Basically, I have a second-order differential equation for `g(y)` (given below as `odey`) and I want to obtain a series solution at $$y=infty$$ where `g(y)` should vanish. That would be easy if the ODE contains polynomial coefficients, hence the Frobenius method can used. But in my case, the coefficients are not polynomial because of the presence of powers proportional to `p` (can take positive non-integer values). I have also expanded `ir` at infinity and have taken up to first order (given by `irInf`) since if I directly use `ir`, then it would be a mess later for the ODE.

``````ir(y_) := (Sqrt)(-5 + y^2 + (3 2^(1/3))/(2 + 10 y^2 - y^4 + Sqrt(64 y^2 + 48 y^4 + 12 y^6 + y^8))^(1/3) - (6 2^(1/3)y^2)/(2 + 10 y^2 - y^4 + Sqrt(64 y^2 + 48 y^4 + 12 y^6 + y^8))^(1/3) + (3 (2 + 10 y^2 - y^4 + Sqrt(64 y^2 + 48 y^4 + 12 y^6 + y^8))^(1/3))/2^(1/3))
dir(y_) := D(ir(x), x) /. x -> y
irInf(y_) = Series(ir(y), {y, (Infinity), 1}) // Normal

p=1/10; (*p>=0*)
odey = (2 irInf(y) - p irInf(y)^(1 - p)) D(irInf(y), y) g'(y) + irInf(y)^2 g''(y) - l (l + 1) g(y) // Simplify
``````

What steps can I take to solve this? Thanks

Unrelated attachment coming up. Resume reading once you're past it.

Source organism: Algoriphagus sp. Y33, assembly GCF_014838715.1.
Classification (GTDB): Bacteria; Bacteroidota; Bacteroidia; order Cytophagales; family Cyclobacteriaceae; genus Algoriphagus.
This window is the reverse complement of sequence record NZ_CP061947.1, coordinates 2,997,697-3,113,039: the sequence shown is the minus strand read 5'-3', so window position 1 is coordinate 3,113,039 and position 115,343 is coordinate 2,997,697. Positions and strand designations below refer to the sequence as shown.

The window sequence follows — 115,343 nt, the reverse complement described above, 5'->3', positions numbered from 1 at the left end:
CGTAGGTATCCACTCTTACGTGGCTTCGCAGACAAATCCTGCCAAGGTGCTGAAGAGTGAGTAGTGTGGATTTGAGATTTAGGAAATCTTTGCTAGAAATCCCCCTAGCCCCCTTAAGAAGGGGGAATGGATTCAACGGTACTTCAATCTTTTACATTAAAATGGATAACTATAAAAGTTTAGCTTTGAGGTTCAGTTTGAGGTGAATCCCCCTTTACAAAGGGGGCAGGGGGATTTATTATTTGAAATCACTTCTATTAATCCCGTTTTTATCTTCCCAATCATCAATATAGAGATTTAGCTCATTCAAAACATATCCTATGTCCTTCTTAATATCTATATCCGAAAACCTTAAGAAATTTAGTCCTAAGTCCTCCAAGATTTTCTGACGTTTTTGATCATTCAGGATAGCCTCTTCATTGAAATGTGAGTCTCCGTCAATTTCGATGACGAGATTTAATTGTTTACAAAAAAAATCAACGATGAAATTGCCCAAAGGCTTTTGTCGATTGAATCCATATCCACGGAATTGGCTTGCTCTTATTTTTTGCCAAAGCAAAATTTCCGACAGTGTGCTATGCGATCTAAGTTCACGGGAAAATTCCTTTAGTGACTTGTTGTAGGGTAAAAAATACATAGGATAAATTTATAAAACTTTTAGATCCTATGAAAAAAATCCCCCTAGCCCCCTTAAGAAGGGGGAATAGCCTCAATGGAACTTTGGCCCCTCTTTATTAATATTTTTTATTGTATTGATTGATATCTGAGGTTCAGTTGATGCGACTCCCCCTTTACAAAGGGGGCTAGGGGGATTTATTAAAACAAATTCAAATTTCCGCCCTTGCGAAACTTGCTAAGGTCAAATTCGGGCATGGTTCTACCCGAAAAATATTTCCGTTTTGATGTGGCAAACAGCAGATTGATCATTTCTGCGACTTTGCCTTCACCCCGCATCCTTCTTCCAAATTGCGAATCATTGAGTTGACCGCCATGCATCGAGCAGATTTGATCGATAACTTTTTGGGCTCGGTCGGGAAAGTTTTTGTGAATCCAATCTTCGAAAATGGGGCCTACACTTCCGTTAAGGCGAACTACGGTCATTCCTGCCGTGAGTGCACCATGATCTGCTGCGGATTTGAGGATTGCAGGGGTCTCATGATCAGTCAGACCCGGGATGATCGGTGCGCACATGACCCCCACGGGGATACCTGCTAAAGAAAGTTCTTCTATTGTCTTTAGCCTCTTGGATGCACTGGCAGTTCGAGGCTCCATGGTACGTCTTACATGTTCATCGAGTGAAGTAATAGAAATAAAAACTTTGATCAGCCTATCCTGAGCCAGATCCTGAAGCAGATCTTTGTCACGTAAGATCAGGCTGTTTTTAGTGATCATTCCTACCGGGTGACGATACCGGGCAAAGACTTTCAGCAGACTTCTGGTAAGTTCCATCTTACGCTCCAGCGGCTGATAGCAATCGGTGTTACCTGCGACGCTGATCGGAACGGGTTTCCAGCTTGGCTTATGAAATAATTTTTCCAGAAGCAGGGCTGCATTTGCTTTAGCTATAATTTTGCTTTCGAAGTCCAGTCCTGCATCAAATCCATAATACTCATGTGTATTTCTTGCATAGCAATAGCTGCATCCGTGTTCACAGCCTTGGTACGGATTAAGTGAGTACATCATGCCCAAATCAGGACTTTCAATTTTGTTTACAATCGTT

## differential equations – Series solution of an ODE with nonpolynomial coefficients

Basically, I have a second-order differential equation for `g(y)` (given below as `odey`) and I want to obtain a series solution at $$y=infty$$ where `g(y)` should vanish. That would be easy if the ODE contains polynomial coefficients, hence the Frobenius method can used. But in my case, the coefficients are not polynomial because of the presence of powers proportional to `p` (can take positive non-integer values). I have also expanded `ir` at infinity and have taken up to first order (given by `irInf`) since if I directly use `ir`, then it would be a mess later for the ODE.

``````ir(y_) := (Sqrt)(-5 + y^2 + (3 2^(1/3))/(2 + 10 y^2 - y^4 + Sqrt(64 y^2 + 48 y^4 + 12 y^6 + y^8))^(1/3) - (6 2^(1/3)y^2)/(2 + 10 y^2 - y^4 + Sqrt(64 y^2 + 48 y^4 + 12 y^6 + y^8))^(1/3) + (3 (2 + 10 y^2 - y^4 + Sqrt(64 y^2 + 48 y^4 + 12 y^6 + y^8))^(1/3))/2^(1/3))
dir(y_) := D(ir(x), x) /. x -> y
irInf(y_) = Series(ir(y), {y, (Infinity), 1}) // Normal

p=1/10; (*p>=0*)
odey = (2 irInf(y) - p irInf(y)^(1 - p)) D(irInf(y), y) g'(y) + irInf(y)^2 g''(y) - l (l + 1) g(y) // Simplify
``````

What steps can I take to solve this? Thanks